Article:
I mentioned in the previous post we’ve been having storms here in Perth, but really the word ‘storm’ doesn’t do it justice. It’s been more like a series of typhoons, cyclones and hurricanes all rolled up into one. Most days it’s wet and windy, and there isn’t a long enough break between the rain to even take the dog to the park. I did try yesterday, but I had to flatten myself around a tree trunk as soon as I got there, and then wait for the horizontal rain to give up and go away.
The stupid thing was I had looked at both my raincoat and umbrella on the way out the door, and decided, that with the sun shining directly above the house and the nearest dangerous looking cloud out on the horizon, I’d go without. Apparently a rain cloud can cover ground a lot faster than I can.
So this is my 3rd winter in Perth, and without wanting to sound like a whinging Pom, they are definitely getting worse. I don’t know whether it’s global warming that’s causing weather patterns to shift around, but the climate and seasons are refusing to stick to the guidelines. Australian summers are getting hotter and drier, winters are getting windier and wetter, and the Gods of Thunder and Lightening are definitely way out of control.
The first of the big storms came a few weeks ago. A Monday to be precise, the day that my son’s tonsils were due to go under the chopping block. Instead, I was staggering around the house losing my breakfast to gastric flu, my daughter was in bed, busy retching into a bucket and emitting a series of very dramatic moans and groans, and my husband had just flown to Sydney on business.
Setting off to collect my son from nursery, I lowered myself carefully into the car (fast movements are not nausea’s best friend) and went to open the garage door. It went up half way. It came back down again. I pushed the button again. It went up a quarter of the way. It came back down again. Now of course common sense should have told me not to push my luck for a third time. But I did. It was cold, wet, dark and blowing a gale. There wasn’t a chance in hell I was going to walk to the nursery to collect him.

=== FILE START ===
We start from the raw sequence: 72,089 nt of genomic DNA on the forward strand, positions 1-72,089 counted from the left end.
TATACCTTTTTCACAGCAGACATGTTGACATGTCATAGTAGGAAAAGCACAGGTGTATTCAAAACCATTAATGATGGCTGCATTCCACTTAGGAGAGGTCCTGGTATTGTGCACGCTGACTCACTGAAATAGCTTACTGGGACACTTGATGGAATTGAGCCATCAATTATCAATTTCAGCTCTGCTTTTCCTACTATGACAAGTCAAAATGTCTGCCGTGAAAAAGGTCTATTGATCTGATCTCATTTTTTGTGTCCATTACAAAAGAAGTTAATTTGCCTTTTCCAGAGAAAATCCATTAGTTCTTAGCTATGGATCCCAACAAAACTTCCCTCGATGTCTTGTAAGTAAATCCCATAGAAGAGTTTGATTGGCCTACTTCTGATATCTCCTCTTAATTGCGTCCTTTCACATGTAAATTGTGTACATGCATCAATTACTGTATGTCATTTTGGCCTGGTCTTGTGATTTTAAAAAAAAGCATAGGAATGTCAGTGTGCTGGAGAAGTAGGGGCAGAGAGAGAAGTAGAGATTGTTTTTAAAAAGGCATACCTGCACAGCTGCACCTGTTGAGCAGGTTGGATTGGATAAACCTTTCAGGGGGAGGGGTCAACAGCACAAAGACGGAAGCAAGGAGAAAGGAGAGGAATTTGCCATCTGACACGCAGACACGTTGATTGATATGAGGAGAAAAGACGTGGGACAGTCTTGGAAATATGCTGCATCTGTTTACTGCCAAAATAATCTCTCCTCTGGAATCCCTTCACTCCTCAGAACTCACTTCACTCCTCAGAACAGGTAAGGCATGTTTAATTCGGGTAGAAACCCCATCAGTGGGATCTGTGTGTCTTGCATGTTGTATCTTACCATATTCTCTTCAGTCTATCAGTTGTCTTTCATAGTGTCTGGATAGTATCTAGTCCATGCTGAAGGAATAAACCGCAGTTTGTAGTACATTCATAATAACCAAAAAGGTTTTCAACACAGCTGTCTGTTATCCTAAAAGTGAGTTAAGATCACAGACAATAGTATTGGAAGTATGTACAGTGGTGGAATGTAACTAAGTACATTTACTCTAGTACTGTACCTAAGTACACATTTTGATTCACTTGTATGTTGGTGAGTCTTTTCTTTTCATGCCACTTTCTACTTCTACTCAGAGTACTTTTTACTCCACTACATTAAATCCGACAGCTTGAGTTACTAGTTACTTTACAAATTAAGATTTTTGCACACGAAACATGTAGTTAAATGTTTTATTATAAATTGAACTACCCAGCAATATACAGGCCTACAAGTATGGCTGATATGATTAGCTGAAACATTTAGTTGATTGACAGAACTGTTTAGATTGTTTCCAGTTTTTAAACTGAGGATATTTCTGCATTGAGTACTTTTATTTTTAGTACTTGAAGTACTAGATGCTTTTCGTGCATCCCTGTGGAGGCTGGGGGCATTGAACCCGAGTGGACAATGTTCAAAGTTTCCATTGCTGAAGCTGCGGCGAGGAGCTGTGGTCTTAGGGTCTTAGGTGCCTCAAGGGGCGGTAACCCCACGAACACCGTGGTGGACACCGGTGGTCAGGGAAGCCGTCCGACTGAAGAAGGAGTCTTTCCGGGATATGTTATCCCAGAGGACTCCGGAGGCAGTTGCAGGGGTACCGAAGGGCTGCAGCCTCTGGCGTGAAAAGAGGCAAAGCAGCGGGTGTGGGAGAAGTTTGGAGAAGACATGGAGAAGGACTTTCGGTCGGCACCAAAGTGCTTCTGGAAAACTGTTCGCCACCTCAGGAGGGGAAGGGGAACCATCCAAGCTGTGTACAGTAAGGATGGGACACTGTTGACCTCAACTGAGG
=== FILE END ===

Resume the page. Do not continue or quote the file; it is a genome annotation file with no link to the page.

So I pushed the button. Once again it went up half way – and then stopped. This would have been bad enough on its own, but of course I’m not that lucky. A massive gust of wind then swept up the driveway catching the garage door on the way, it snapped it off the rollers and then buckled it in half. The twisted hunk of metal than dropped back down – to within an inch of the cars roof, with me in it.
Now I don’t want to come across as a useless, blubbering woman who falls apart in times of trouble, but this really was the very last straw in an incredibly long day involving a high temperature and a toilet bowl. I did attempt to use my very limited strength to push the door back up to an upright position, but unsurprisingly, the door had other ideas. So with the metal rippling away in the wind next to me, I called a friend and sobbed out my tale of woe.
Lucky for me she saved the day, collecting stranded son and sending round further reinforcements, in the form of her husband who helped me to tether the door up with ropes. That night I laid in bed listening to it banging away and imaging how much damage it would potentially cause if it broke free and took off the roof of the house across the road.
3 weeks on and the storms have returned to try and finish off the garage door, which is still roped up and wedged shut with ladders. Trees in the garden are bending like blades of grass and rubbish bins are flying up and down the street like tumbleweed. I feel like Dorothy, minus the safety blanket of a pair of sparkly red shoes.
So the other night my husband came in from work and shut the door. An hour later the wind picked up and blew it back open again. Every other door in the house slammed shut, the roof hatch disappeared up into the eaves and all of the AC covers in the ceilings went with them. Trying to shut the front door again was the tricky bit. With a cyclone now picking up pace by the door mat, the front of the house had turned into something of a wind tunnel, and we couldn’t get the hall door open to get out there. I half expected the front of the house to take off into the night sky, leaving us hanging onto a door handle below.
The two off us finally pushed the door open and slammed the front door shut, but not before the length of the hallway was covered in hailstones and the coats on the hall stand had all had a wash.
“And that is why I always lock the door when I shut it” I said.
With no sign of this bad weather letting up anytime soon, you have to wonder whether Mother Nature has a real axe to grind with this part of the world. Perhaps she’s ticked off with some Aussie half wit calling her a Sheila, or maybe she’s just having a shocking case of PMT. Either way, until we lower the excess on our insurance I wish she’d air some of her grievances elsewhere and give our badly built house a break.